Lizabeth Paravasini-Gebert: Book IX, Chapter XII (Of the Manzanillo or Manchineel Tree)

Book IX, Chapter XII

Of the manzanillo or manchineel tree, from whose fruit the Carib Indians make the herb with which they shoot and fight, whose poison is for the most part irreversible.

Translated by Lizabeth Paravisini-Gebert

In this island of Hispaniola, on its western coast, in the sierras of the San Miguel point, which others call Tiburón, on the coastline and in other parts of this island and other islands on the gulf, and in many parts of the Mainland, on the northern band, especially from Paria, from the mouth of the Drago and the island of Trinidad to the gulf of San Blas to the west, and close to the port of Nombre de Dios, a distance that spans more than three-hundred miles of coast, there are countless manzanillos from which the Carib Indians make the diabolic herb with which they shoot their arrows by mixing it with other poisonous substances.

Although some can reach the height of three men, these are commonly low, vine-like trees, but they are lofty and full of leaves that resemble those of the pear tree. These trees are covered with a fruit or manzanilla (small apple) of a very pleasant smell, as small as cermeña pears but round, although some are elongated with a bit of a pink tinge, very pleasing to the eye; but both the fruit and the tree are poisonous. The Indians of this island didn’t know how to make this herb nor did they use it; but no man who sees this fruit, if he doesn’t know it, would not want to eat his fill, because its appearance and smell are an invitation. Moreover, it is proven many times over that if men lie down carelessly to sleep under the shade of this tree, even for a short time, without knowing anything about it, they will rise with a big headache and their eyes, eyebrows and cheeks swollen. And if by chance the dew from this manchineel touches the face, it is like fire that brands and scorches all the skin it touches; and if it gets in the eyes, it either impairs or blinds them or puts them in great danger of damage or loss of sight. If you burn the wood of this tree, no one can remain nearby for very long, because it causes a lot of misery; it produces a headache so bad that everyone around—men or animals—back away.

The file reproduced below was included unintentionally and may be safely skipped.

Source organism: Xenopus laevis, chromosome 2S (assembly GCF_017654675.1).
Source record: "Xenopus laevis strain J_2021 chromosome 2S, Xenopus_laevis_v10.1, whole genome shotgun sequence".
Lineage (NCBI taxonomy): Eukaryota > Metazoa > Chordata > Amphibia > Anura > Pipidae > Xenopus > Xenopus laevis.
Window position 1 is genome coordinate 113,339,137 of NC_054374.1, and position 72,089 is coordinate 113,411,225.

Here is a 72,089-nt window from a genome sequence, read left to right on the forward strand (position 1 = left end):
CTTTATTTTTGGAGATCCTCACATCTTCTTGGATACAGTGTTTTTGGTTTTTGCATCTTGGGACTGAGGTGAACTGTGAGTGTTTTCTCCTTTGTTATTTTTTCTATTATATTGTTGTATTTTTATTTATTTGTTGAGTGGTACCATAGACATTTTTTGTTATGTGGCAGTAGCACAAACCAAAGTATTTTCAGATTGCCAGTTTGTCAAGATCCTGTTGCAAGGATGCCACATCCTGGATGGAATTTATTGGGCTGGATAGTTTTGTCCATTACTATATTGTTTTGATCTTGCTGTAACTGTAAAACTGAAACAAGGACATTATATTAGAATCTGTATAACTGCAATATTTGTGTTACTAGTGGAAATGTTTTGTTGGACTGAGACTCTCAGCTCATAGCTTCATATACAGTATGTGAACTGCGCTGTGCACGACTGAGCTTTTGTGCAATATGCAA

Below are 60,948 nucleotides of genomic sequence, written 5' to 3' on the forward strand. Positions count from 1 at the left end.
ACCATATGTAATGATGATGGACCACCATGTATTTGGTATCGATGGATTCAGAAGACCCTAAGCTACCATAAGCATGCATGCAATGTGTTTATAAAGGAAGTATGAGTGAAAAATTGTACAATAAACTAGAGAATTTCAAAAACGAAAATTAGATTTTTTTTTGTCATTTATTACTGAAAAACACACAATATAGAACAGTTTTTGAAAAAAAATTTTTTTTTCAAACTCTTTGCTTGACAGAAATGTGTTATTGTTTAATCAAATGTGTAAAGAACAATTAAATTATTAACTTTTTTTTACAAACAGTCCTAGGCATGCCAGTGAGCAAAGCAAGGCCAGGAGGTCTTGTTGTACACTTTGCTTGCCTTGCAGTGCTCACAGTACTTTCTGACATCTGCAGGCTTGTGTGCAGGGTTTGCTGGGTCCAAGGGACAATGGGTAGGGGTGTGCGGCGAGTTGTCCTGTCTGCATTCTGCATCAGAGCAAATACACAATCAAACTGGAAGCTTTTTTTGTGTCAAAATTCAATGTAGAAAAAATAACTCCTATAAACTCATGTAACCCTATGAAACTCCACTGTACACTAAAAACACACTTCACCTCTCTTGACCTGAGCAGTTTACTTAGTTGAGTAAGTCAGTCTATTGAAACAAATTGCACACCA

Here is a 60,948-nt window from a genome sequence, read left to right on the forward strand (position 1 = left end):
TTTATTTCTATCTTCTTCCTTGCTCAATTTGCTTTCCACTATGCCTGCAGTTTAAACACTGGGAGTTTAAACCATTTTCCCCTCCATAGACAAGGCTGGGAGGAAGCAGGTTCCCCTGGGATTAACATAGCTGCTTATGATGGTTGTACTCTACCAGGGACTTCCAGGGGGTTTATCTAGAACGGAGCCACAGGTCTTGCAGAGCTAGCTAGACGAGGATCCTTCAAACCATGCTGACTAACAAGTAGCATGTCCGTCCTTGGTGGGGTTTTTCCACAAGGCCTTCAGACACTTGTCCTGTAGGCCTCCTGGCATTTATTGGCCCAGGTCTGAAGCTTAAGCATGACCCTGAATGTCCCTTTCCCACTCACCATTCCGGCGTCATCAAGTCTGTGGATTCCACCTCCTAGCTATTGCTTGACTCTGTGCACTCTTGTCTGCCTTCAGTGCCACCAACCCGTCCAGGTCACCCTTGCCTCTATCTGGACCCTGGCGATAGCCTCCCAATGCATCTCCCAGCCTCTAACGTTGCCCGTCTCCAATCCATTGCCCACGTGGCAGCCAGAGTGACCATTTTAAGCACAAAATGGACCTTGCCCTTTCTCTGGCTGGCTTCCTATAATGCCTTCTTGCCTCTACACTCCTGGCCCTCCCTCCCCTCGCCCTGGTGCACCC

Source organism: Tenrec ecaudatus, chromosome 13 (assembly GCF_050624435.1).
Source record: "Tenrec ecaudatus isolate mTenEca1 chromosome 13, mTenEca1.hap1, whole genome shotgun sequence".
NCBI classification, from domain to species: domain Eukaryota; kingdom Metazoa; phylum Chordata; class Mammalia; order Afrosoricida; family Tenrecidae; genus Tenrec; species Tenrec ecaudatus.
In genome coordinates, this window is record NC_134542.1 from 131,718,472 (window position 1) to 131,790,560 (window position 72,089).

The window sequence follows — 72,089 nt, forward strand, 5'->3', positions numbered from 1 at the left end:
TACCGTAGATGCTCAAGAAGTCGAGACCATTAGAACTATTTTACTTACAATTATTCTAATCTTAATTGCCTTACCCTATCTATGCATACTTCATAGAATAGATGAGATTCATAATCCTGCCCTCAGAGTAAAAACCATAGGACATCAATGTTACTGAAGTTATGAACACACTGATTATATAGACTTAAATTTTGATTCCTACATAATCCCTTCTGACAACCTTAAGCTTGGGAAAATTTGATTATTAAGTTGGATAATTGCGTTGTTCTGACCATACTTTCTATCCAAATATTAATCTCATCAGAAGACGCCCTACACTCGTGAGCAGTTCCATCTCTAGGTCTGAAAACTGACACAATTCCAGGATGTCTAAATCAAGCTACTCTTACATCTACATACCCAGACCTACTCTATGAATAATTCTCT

Pliny says, citing Sextius,[1] that the Greeks call a certain tree simlaçe, and that in Arcadia its poison was so powerful that it killed anyone who slept or ate under it. I mention it here since it resembles the manzanillos or manchineels we have here. But despite all their negative properties, I will tell of what happened to a gentleman from my land, a relative of mine, a young man from Madrid by the name of Gonzalo Fernández del Lago, still living at present, who passed by these lands. In the year 1515 he went from this city of Santo Domingo with an armada to wage war against the Carib Indians on the island of Cibuqueyra, which is now called Santa Cruz. As the war went on, being desperately in need of provisions, overcome by gluttony, he ate five or six of these apples and they did no harm to him; and he would have eaten many more if the other Christians had not stopped him, telling him about this fruit, which he didn’t believe, instead he praised it, saying: “I do not know what you’re saying, but these manzanillas tasted very good to me, and if you had not told me that they are bad I would not have stopped eating them until I had had my fill.”  In short, they caused no harm or change in his person then or afterwards, and today he is still alive. I believe that his escape from this mistake and from such a pestiferous fruit was due to the same reasons that monk’s hood will not kill those who eat it unless it comes in contact with the bloodstream. Spanish crossbowmen make an herbal mixture with this plant, and I have heard some of them say that they eat it or take it as a purgative, and that it is a very good purgative as long as it does not flow into the bloodstream and discharges the poison into it; and it must be the same with these manzanillas. But in the case of this gentleman, the manzanillas neither caused him any harm nor acted as a purgative. I did speak to him in this city, on the same year in which the events I have narrated took place, and asked him if it was true that he had eaten this fruit, as I had been told, and he said that it was true and that it had taken place in the way I have written it here.

[1] GFO: Pliny, Book XVI, Chapter 10.

Image: Illustration of the manchineel tree by Pierre Jean Francois Turpin in the early 1800s.